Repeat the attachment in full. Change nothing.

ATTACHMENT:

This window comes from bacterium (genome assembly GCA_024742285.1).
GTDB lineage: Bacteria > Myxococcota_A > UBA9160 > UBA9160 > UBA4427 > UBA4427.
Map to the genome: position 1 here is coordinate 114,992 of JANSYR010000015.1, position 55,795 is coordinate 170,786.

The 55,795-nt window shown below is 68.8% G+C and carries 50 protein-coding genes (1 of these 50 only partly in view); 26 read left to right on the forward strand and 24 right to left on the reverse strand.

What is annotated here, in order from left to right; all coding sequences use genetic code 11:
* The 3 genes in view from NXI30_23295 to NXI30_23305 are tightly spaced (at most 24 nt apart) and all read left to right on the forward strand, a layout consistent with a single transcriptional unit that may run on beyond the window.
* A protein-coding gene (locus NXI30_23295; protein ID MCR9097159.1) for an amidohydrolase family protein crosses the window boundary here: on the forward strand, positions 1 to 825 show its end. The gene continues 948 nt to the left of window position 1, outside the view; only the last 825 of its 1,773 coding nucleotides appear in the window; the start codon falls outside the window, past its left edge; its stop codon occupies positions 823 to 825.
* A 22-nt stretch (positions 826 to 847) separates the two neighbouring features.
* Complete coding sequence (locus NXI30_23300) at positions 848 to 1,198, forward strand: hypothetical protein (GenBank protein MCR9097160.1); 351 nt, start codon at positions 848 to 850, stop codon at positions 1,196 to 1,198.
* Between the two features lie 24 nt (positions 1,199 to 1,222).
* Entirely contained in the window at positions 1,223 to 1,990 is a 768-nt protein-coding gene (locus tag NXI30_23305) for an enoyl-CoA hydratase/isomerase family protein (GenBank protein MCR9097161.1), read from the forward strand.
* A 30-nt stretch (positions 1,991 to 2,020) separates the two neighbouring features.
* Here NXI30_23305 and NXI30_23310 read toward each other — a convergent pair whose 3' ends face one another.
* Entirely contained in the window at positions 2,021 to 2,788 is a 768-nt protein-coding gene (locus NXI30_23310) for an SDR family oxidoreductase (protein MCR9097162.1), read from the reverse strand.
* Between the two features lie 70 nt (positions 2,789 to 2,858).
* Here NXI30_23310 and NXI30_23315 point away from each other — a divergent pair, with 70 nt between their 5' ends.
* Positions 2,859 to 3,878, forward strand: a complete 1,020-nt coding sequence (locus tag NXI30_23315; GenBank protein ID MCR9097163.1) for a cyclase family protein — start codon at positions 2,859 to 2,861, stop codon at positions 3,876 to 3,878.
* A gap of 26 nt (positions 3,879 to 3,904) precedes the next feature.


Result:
This window comes from bacterium (genome assembly GCA_024742285.1).
GTDB lineage: Bacteria > Myxococcota_A > UBA9160 > UBA9160 > UBA4427 > UBA4427.
Map to the genome: position 1 here is coordinate 114,992 of JANSYR010000015.1, position 55,795 is coordinate 170,786.

The 55,795-nt window shown below is 68.8% G+C and carries 50 protein-coding genes (1 of these 50 only partly in view); 26 read left to right on the forward strand and 24 right to left on the reverse strand.

What is annotated here, in order from left to right; all coding sequences use genetic code 11:
* The 3 genes in view from NXI30_23295 to NXI30_23305 are tightly spaced (at most 24 nt apart) and all read left to right on the forward strand, a layout consistent with a single transcriptional unit that may run on beyond the window.
* A protein-coding gene (locus NXI30_23295; protein ID MCR9097159.1) for an amidohydrolase family protein crosses the window boundary here: on the forward strand, positions 1 to 825 show its end. The gene continues 948 nt to the left of window position 1, outside the view; only the last 825 of its 1,773 coding nucleotides appear in the window; the start codon falls outside the window, past its left edge; its stop codon occupies positions 823 to 825.
* A 22-nt stretch (positions 826 to 847) separates the two neighbouring features.
* Complete coding sequence (locus NXI30_23300) at positions 848 to 1,198, forward strand: hypothetical protein (GenBank protein MCR9097160.1); 351 nt, start codon at positions 848 to 850, stop codon at positions 1,196 to 1,198.
* Between the two features lie 24 nt (positions 1,199 to 1,222).
* Entirely contained in the window at positions 1,223 to 1,990 is a 768-nt protein-coding gene (locus tag NXI30_23305) for an enoyl-CoA hydratase/isomerase family protein (GenBank protein MCR9097161.1), read from the forward strand.
* A 30-nt stretch (positions 1,991 to 2,020) separates the two neighbouring features.
* Here NXI30_23305 and NXI30_23310 read toward each other — a convergent pair whose 3' ends face one another.
* Entirely contained in the window at positions 2,021 to 2,788 is a 768-nt protein-coding gene (locus NXI30_23310) for an SDR family oxidoreductase (protein MCR9097162.1), read from the reverse strand.
* Between the two features lie 70 nt (positions 2,789 to 2,858).
* Here NXI30_23310 and NXI30_23315 point away from each other — a divergent pair, with 70 nt between their 5' ends.
* Positions 2,859 to 3,878, forward strand: a complete 1,020-nt coding sequence (locus tag NXI30_23315; GenBank protein ID MCR9097163.1) for a cyclase family protein — start codon at positions 2,859 to 2,861, stop codon at positions 3,876 to 3,878.
* A gap of 26 nt (positions 3,879 to 3,904) precedes the next feature.